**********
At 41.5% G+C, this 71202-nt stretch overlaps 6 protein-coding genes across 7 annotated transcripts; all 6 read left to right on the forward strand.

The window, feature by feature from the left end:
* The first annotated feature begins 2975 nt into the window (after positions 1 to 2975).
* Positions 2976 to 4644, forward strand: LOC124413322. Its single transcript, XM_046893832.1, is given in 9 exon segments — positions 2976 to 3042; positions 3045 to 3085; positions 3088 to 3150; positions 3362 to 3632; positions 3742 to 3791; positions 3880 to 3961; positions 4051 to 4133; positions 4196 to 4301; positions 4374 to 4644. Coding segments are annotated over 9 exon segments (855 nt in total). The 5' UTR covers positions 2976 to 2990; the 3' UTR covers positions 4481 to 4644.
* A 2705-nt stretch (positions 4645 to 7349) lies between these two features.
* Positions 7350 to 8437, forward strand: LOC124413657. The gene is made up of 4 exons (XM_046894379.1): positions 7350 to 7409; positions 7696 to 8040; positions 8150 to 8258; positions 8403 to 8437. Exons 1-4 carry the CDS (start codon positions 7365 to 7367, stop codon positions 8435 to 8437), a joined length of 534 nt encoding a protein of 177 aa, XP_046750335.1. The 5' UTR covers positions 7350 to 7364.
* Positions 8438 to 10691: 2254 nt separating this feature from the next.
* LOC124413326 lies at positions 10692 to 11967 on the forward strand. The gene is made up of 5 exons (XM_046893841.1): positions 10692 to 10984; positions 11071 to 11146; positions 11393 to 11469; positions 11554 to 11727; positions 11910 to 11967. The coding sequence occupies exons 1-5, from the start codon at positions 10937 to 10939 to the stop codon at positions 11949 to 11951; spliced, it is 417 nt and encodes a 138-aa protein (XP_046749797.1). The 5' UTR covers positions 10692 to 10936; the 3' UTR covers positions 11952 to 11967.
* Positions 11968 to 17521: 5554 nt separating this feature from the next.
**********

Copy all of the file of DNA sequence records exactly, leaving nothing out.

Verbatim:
At 41.5% G+C, this 71202-nt stretch overlaps 6 protein-coding genes across 7 annotated transcripts; all 6 read left to right on the forward strand.

The window, feature by feature from the left end:
* The first annotated feature begins 2975 nt into the window (after positions 1 to 2975).
* Positions 2976 to 4644, forward strand: LOC124413322. Its single transcript, XM_046893832.1, is given in 9 exon segments — positions 2976 to 3042; positions 3045 to 3085; positions 3088 to 3150; positions 3362 to 3632; positions 3742 to 3791; positions 3880 to 3961; positions 4051 to 4133; positions 4196 to 4301; positions 4374 to 4644. Coding segments are annotated over 9 exon segments (855 nt in total). The 5' UTR covers positions 2976 to 2990; the 3' UTR covers positions 4481 to 4644.
* A 2705-nt stretch (positions 4645 to 7349) lies between these two features.
* Positions 7350 to 8437, forward strand: LOC124413657. The gene is made up of 4 exons (XM_046894379.1): positions 7350 to 7409; positions 7696 to 8040; positions 8150 to 8258; positions 8403 to 8437. Exons 1-4 carry the CDS (start codon positions 7365 to 7367, stop codon positions 8435 to 8437), a joined length of 534 nt encoding a protein of 177 aa, XP_046750335.1. The 5' UTR covers positions 7350 to 7364.
* Positions 8438 to 10691: 2254 nt separating this feature from the next.
* LOC124413326 lies at positions 10692 to 11967 on the forward strand. The gene is made up of 5 exons (XM_046893841.1): positions 10692 to 10984; positions 11071 to 11146; positions 11393 to 11469; positions 11554 to 11727; positions 11910 to 11967. The coding sequence occupies exons 1-5, from the start codon at positions 10937 to 10939 to the stop codon at positions 11949 to 11951; spliced, it is 417 nt and encodes a 138-aa protein (XP_046749797.1). The 5' UTR covers positions 10692 to 10936; the 3' UTR covers positions 11952 to 11967.
* Positions 11968 to 17521: 5554 nt separating this feature from the next.